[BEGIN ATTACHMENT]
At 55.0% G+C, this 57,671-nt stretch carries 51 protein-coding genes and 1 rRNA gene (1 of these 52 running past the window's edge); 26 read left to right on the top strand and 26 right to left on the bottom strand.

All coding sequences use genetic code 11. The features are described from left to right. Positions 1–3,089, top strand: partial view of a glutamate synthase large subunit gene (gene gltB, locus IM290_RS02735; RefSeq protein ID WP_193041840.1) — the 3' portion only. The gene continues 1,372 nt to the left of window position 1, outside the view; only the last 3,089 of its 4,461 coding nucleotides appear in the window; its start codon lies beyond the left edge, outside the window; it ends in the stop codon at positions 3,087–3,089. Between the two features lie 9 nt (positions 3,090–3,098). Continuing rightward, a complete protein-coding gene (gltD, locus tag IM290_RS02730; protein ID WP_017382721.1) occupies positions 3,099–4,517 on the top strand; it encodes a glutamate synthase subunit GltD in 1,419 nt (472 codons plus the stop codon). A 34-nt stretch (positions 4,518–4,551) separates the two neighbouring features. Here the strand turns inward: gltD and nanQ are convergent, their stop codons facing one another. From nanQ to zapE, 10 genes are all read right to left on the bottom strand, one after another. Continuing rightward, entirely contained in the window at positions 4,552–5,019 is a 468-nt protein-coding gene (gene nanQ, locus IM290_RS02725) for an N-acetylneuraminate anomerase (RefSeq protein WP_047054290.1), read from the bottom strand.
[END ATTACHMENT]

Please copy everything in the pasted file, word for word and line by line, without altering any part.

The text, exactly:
At 55.0% G+C, this 57,671-nt stretch carries 51 protein-coding genes and 1 rRNA gene (1 of these 52 running past the window's edge); 26 read left to right on the top strand and 26 right to left on the bottom strand.

All coding sequences use genetic code 11. The features are described from left to right. Positions 1–3,089, top strand: partial view of a glutamate synthase large subunit gene (gene gltB, locus IM290_RS02735; RefSeq protein ID WP_193041840.1) — the 3' portion only. The gene continues 1,372 nt to the left of window position 1, outside the view; only the last 3,089 of its 4,461 coding nucleotides appear in the window; its start codon lies beyond the left edge, outside the window; it ends in the stop codon at positions 3,087–3,089. Between the two features lie 9 nt (positions 3,090–3,098). Continuing rightward, a complete protein-coding gene (gltD, locus tag IM290_RS02730; protein ID WP_017382721.1) occupies positions 3,099–4,517 on the top strand; it encodes a glutamate synthase subunit GltD in 1,419 nt (472 codons plus the stop codon). A 34-nt stretch (positions 4,518–4,551) separates the two neighbouring features. Here the strand turns inward: gltD and nanQ are convergent, their stop codons facing one another. From nanQ to zapE, 10 genes are all read right to left on the bottom strand, one after another. Continuing rightward, entirely contained in the window at positions 4,552–5,019 is a 468-nt protein-coding gene (gene nanQ, locus IM290_RS02725) for an N-acetylneuraminate anomerase (RefSeq protein WP_047054290.1), read from the bottom strand.